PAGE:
Understanding @spec in Elixir and Seeking Recommendations for IDE Tools

As I delve deeper into Elixir, I’m fascinated by its powerful features. However, there are a couple of areas where I could use some help, and I was hoping you all could shed some light on them.

Firstly, I would like to learn more about the “@spec” in Elixir. While I have some basic understanding of it, I’d love to get a clearer picture of how it works and its best practices. Any insights or examples you can share would be greatly appreciated!

One thing I really enjoyed when working with TypeScript was its ability to alert me to potential issues at the code level, especially when line numbers weren’t helpful. This feature saved me a lot of debugging time. Now, my question is: does Elixir offer similar capabilities? Are there any IDE tools you recommend that provide these features to enhance the development experience?

Moreover, I’ve noticed that Elixir has a few “gotchas,” particularly when dealing with atomic keys vs. string keys, which can lead to those annoying little bugs that are easy to overlook. I’m curious if there are specific tools or techniques available in the Elixir ecosystem that can catch these issues at the code level, making it easier to address them proactively.

I’m eager to improve my Elixir development workflow and write more robust code. So, any tips, recommendations, or personal experiences you can share would be greatly appreciated!

Thank you all in advance for your support and insights. Looking forward to some engaging discussions!


Hello and welcome to the forums.

In short, Elixir is maybe probably getting a type system but as it stands it does not have one. You can use Dialyzer, via the Dialyxir package, to do type checking with @specs. I personally don’t have much experience with it so can’t give you any pointers here, but I believe it can help with the atom/string key situation (eg, @spec foo(%{atom() => any()}) :: any()). Otherwise context is usually helpful for knowing what they will be. In short, it will pretty much almost always be atom keys unless the data is being parsed blindly from an untrusted source. In this case they will be (at least they should be) string keys as dynamically creating atoms is a big no-no: any on BEAM instance can only define a finite number of atoms an when it runs out, bad things happens. Often untrusted data will be cast into a known shape in which case the keys are generally converted to known atoms—Ecto does this, for example.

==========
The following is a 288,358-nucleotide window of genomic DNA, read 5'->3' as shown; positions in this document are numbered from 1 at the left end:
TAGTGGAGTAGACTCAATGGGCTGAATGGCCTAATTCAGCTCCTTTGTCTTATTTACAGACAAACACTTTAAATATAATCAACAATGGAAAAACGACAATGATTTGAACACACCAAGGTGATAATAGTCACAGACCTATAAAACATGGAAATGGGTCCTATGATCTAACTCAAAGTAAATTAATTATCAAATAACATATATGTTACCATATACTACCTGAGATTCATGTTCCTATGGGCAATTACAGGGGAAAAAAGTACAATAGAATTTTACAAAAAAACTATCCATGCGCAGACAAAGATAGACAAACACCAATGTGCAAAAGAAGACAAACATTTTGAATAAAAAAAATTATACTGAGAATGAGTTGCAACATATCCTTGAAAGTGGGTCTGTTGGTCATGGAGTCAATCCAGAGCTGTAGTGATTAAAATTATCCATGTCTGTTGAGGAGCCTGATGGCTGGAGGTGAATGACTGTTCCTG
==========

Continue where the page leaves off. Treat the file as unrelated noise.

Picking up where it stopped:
ElixirLS does a decent job of suggesting spec sections based on Dialyzer inference. I don’t know if Lexical or NextLS support that yet but I don’t see it listed. You do have to tweak them at times to be really precise but they’re a great starting point. You can also add dialyzer checks to your CI builds or run it as a mix task. I can’t remember because I squash them early but dialyzer warnings show in VSCode I think both in-line and in the problems section if you wanted them out of the way.

Elixir is still a dynamic language at the end of the day.

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